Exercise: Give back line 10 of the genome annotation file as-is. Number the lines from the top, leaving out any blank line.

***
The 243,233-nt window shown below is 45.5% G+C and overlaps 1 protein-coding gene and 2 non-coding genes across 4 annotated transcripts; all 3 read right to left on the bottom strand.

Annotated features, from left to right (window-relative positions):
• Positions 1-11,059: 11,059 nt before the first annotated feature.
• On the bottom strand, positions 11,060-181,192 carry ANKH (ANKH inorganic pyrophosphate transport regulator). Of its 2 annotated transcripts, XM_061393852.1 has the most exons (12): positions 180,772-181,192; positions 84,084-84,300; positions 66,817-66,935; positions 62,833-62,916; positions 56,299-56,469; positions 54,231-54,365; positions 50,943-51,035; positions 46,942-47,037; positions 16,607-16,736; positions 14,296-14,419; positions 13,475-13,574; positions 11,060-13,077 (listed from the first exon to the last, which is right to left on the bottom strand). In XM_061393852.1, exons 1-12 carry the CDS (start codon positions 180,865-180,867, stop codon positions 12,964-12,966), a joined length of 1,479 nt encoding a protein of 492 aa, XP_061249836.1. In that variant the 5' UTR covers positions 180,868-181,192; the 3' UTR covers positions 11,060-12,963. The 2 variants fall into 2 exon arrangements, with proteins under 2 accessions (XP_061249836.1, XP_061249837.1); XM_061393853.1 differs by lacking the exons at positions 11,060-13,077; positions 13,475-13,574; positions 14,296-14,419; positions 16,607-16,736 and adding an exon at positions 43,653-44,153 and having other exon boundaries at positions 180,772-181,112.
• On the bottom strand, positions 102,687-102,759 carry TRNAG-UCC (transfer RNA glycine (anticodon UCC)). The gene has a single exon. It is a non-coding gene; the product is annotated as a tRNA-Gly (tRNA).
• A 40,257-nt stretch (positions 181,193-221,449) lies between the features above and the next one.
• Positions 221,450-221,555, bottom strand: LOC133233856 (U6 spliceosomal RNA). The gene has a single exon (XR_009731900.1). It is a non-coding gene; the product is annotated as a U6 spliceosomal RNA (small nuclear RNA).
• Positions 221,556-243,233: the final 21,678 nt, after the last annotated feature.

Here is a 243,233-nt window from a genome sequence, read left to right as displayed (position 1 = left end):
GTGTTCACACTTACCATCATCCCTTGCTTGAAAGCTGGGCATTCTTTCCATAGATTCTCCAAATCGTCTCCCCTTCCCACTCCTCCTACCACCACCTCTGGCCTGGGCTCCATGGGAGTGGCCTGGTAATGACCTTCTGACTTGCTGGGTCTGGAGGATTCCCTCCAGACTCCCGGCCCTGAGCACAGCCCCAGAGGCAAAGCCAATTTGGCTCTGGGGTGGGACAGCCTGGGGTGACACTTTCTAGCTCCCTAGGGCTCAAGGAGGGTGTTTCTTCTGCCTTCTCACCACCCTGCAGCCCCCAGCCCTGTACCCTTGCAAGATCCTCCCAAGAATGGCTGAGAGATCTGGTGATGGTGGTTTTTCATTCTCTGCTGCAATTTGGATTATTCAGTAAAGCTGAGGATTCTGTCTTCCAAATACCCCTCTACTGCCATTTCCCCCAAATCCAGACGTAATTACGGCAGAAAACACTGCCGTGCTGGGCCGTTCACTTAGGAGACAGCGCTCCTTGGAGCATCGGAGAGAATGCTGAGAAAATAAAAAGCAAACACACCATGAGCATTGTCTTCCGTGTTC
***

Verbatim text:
GTGTTCACACTTACCATCATCCCTTGCTTGAAAGCTGGGCATTCTTTCCATAGATTCTCCAAATCGTCTCCCCTTCCCACTCCTCCTACCACCACCTCTGGCCTGGGCTCCATGGGAGTGGCCTGGTAATGACCTTCTGACTTGCTGGGTCTGGAGGATTCCCTCCAGACTCCCGGCCCTGAGCACAGCCCCAGAGGCAAAGCCAATTTGGCTCTGGGGTGGGACAGCCTGGGGTGACACTTTCTAGCTCCCTAGGGCTCAAGGAGGGTGTTTCTTCTGCCTTCTCACCACCCTGCAGCCCCCAGCCCTGTACCCTTGCAAGATCCTCCCAAGAATGGCTGAGAGATCTGGTGATGGTGGTTTTTCATTCTCTGCTGCAATTTGGATTATTCAGTAAAGCTGAGGATTCTGTCTTCCAAATACCCCTCTACTGCCATTTCCCCCAAATCCAGACGTAATTACGGCAGAAAACACTGCCGTGCTGGGCCGTTCACTTAGGAGACAGCGCTCCTTGGAGCATCGGAGAGAATGCTGAGAAAATAAAAAGCAAACACACCATGAGCATTGTCTTCCGTGTTC